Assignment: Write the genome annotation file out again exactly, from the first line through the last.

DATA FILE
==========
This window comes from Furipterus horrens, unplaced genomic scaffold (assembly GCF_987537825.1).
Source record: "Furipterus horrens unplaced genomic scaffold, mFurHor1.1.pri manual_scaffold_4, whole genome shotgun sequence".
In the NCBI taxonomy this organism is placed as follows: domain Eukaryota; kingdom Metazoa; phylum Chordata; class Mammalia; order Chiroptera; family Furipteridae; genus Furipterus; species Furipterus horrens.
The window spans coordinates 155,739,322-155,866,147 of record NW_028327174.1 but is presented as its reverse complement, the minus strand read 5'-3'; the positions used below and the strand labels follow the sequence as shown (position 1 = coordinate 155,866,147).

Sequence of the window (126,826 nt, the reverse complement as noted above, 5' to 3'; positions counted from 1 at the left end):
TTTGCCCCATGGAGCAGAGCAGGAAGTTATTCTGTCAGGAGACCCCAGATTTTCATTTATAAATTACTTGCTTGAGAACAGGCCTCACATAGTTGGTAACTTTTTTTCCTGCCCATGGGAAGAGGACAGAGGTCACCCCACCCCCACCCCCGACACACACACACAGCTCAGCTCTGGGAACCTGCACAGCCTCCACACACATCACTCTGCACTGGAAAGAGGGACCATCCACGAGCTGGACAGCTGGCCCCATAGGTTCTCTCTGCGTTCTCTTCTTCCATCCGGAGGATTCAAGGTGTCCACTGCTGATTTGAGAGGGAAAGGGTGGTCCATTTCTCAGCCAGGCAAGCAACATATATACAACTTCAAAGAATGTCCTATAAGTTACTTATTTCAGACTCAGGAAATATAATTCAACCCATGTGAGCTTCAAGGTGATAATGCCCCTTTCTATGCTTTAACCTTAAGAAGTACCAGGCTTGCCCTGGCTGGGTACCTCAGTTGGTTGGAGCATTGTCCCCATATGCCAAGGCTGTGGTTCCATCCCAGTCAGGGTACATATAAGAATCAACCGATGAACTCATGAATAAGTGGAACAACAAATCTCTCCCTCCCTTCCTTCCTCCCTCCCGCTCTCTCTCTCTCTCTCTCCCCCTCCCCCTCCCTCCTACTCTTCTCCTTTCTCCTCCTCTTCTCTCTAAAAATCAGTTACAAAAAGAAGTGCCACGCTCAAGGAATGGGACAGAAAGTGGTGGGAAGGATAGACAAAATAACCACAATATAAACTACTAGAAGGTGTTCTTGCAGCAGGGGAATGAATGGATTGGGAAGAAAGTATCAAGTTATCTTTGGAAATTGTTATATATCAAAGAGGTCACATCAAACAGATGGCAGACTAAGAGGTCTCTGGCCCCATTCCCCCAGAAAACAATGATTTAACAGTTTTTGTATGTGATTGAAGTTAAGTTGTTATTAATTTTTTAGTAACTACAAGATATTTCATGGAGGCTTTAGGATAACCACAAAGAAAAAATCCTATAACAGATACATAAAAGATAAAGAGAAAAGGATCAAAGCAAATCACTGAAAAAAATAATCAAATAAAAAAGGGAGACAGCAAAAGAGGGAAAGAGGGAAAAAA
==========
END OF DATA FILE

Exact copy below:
This window comes from Furipterus horrens, unplaced genomic scaffold (assembly GCF_987537825.1).
Source record: "Furipterus horrens unplaced genomic scaffold, mFurHor1.1.pri manual_scaffold_4, whole genome shotgun sequence".
In the NCBI taxonomy this organism is placed as follows: domain Eukaryota; kingdom Metazoa; phylum Chordata; class Mammalia; order Chiroptera; family Furipteridae; genus Furipterus; species Furipterus horrens.
The window spans coordinates 155,739,322-155,866,147 of record NW_028327174.1 but is presented as its reverse complement, the minus strand read 5'-3'; the positions used below and the strand labels follow the sequence as shown (position 1 = coordinate 155,866,147).

Sequence of the window (126,826 nt, the reverse complement as noted above, 5' to 3'; positions counted from 1 at the left end):
TTTGCCCCATGGAGCAGAGCAGGAAGTTATTCTGTCAGGAGACCCCAGATTTTCATTTATAAATTACTTGCTTGAGAACAGGCCTCACATAGTTGGTAACTTTTTTTCCTGCCCATGGGAAGAGGACAGAGGTCACCCCACCCCCACCCCCGACACACACACACAGCTCAGCTCTGGGAACCTGCACAGCCTCCACACACATCACTCTGCACTGGAAAGAGGGACCATCCACGAGCTGGACAGCTGGCCCCATAGGTTCTCTCTGCGTTCTCTTCTTCCATCCGGAGGATTCAAGGTGTCCACTGCTGATTTGAGAGGGAAAGGGTGGTCCATTTCTCAGCCAGGCAAGCAACATATATACAACTTCAAAGAATGTCCTATAAGTTACTTATTTCAGACTCAGGAAATATAATTCAACCCATGTGAGCTTCAAGGTGATAATGCCCCTTTCTATGCTTTAACCTTAAGAAGTACCAGGCTTGCCCTGGCTGGGTACCTCAGTTGGTTGGAGCATTGTCCCCATATGCCAAGGCTGTGGTTCCATCCCAGTCAGGGTACATATAAGAATCAACCGATGAACTCATGAATAAGTGGAACAACAAATCTCTCCCTCCCTTCCTTCCTCCCTCCCGCTCTCTCTCTCTCTCTCTCCCCCTCCCCCTCCCTCCTACTCTTCTCCTTTCTCCTCCTCTTCTCTCTAAAAATCAGTTACAAAAAGAAGTGCCACGCTCAAGGAATGGGACAGAAAGTGGTGGGAAGGATAGACAAAATAACCACAATATAAACTACTAGAAGGTGTTCTTGCAGCAGGGGAATGAATGGATTGGGAAGAAAGTATCAAGTTATCTTTGGAAATTGTTATATATCAAAGAGGTCACATCAAACAGATGGCAGACTAAGAGGTCTCTGGCCCCATTCCCCCAGAAAACAATGATTTAACAGTTTTTGTATGTGATTGAAGTTAAGTTGTTATTAATTTTTTAGTAACTACAAGATATTTCATGGAGGCTTTAGGATAACCACAAAGAAAAAATCCTATAACAGATACATAAAAGATAAAGAGAAAAGGATCAAAGCAAATCACTGAAAAAAATAATCAAATAAAAAAGGGAGACAGCAAAAGAGGGAAAGAGGGAAAAAA